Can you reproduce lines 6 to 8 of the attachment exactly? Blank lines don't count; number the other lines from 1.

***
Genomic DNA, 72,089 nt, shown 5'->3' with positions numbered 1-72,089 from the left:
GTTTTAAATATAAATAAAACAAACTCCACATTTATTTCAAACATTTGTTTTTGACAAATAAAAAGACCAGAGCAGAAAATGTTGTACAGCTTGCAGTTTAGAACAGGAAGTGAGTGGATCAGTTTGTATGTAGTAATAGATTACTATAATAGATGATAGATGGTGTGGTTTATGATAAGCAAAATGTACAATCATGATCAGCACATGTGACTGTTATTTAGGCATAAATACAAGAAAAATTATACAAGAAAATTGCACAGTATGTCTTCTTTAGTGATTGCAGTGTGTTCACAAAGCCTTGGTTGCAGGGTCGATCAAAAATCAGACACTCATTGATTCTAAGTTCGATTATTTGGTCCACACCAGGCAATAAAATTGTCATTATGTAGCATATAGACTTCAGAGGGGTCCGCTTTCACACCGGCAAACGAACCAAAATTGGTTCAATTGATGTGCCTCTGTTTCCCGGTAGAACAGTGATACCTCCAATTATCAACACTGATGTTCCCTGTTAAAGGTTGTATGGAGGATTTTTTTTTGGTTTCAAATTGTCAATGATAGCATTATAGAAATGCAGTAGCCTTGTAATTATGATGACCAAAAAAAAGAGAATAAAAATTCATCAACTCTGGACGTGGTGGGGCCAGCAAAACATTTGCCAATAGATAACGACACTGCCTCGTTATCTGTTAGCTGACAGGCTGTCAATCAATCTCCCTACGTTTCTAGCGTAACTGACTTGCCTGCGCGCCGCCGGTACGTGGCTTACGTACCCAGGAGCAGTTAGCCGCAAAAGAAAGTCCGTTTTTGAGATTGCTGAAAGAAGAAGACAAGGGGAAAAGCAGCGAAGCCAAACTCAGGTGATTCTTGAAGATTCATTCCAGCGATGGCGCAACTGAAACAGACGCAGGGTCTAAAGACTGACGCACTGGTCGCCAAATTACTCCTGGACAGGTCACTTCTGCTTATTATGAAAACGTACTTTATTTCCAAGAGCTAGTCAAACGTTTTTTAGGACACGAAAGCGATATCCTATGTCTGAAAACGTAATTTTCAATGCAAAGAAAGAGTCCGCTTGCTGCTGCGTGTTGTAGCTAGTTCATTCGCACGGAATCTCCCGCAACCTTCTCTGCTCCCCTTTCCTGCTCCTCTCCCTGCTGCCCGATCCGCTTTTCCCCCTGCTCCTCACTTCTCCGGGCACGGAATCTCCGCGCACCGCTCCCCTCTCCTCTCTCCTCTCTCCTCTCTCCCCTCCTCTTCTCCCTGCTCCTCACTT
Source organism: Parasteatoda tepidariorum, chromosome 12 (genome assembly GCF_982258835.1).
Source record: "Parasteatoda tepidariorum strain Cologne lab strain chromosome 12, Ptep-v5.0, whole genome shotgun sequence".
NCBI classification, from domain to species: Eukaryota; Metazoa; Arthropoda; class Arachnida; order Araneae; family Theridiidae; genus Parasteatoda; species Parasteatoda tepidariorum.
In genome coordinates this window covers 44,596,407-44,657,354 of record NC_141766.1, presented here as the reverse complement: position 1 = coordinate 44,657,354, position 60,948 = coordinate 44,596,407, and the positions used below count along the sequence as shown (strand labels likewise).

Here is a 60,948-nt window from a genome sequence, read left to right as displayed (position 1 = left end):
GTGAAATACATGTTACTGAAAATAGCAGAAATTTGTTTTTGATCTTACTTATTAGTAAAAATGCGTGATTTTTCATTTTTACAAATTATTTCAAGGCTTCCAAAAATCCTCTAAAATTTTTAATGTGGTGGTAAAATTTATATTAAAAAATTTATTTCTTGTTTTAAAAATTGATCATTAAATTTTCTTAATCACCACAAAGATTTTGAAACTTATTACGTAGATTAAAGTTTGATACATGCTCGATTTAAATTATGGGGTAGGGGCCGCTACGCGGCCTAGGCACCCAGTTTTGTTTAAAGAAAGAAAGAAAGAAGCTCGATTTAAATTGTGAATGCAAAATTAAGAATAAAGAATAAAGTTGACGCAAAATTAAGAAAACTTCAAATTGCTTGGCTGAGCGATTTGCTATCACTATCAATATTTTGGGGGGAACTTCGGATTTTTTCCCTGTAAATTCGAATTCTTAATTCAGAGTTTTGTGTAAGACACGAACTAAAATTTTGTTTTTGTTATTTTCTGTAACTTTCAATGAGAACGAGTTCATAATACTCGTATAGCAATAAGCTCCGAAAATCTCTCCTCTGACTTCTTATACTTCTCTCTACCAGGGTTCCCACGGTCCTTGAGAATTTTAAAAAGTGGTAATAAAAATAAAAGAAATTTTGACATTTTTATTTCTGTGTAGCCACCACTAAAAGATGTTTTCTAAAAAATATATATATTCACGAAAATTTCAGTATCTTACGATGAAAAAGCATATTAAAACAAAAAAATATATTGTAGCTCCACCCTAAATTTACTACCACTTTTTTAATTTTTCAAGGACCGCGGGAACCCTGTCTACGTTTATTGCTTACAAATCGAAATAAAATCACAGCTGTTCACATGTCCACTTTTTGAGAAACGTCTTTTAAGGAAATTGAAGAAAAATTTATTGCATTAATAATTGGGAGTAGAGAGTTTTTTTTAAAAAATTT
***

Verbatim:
In genome coordinates this window covers 44,596,407-44,657,354 of record NC_141766.1, presented here as the reverse complement: position 1 = coordinate 44,657,354, position 60,948 = coordinate 44,596,407, and the positions used below count along the sequence as shown (strand labels likewise).

Here is a 60,948-nt window from a genome sequence, read left to right as displayed (position 1 = left end):
GTGAAATACATGTTACTGAAAATAGCAGAAATTTGTTTTTGATCTTACTTATTAGTAAAAATGCGTGATTTTTCATTTTTACAAATTATTTCAAGGCTTCCAAAAATCCTCTAAAATTTTTAATGTGGTGGTAAAATTTATATTAAAAAATTTATTTCTTGTTTTAAAAATTGATCATTAAATTTTCTTAATCACCACAAAGATTTTGAAACTTATTACGTAGATTAAAGTTTGATACATGCTCGATTTAAATTATGGGGTAGGGGCCGCTACGCGGCCTAGGCACCCAGTTTTGTTTAAAGAAAGAAAGAAAGAAGCTCGATTTAAATTGTGAATGCAAAATTAAGAATAAAGAATAAAGTTGACGCAAAATTAAGAAAACTTCAAATTGCTTGGCTGAGCGATTTGCTATCACTATCAATATTTTGGGGGGAACTTCGGATTTTTTCCCTGTAAATTCGAATTCTTAATTCAGAGTTTTGTGTAAGACACGAACTAAAATTTTGTTTTTGTTATTTTCTGTAACTTTCAATGAGAACGAGTTCATAATACTCGTATAGCAATAAGCTCCGAAAATCTCTCCTCTGACTTCTTATACTTCTCTCTACCAGGGTTCCCACGGTCCTTGAGAATTTTAAAAAGTGGTAATAAAAATAAAAGAAATTTTGACATTTTTATTTCTGTGTAGCCACCACTAAAAGATGTTTTCTAAAAAATATATATATTCACGAAAATTTCAGTATCTTACGATGAAAAAGCATATTAAAACAAAAAAATATATTGTAGCTCCACCCTAAATTTACTACCACTTTTTTAATTTTTCAAGGACCGCGGGAACCCTGTCTACGTTTATTGCTTACAAATCGAAATAAAATCACAGCTGTTCACATGTCCACTTTTTGAGAAACGTCTTTTAAGGAAATTGAAGAAAAATTTATTGCATTAATAATTGGGAGTAGAGAGTTTTTTTTAAAAAATTT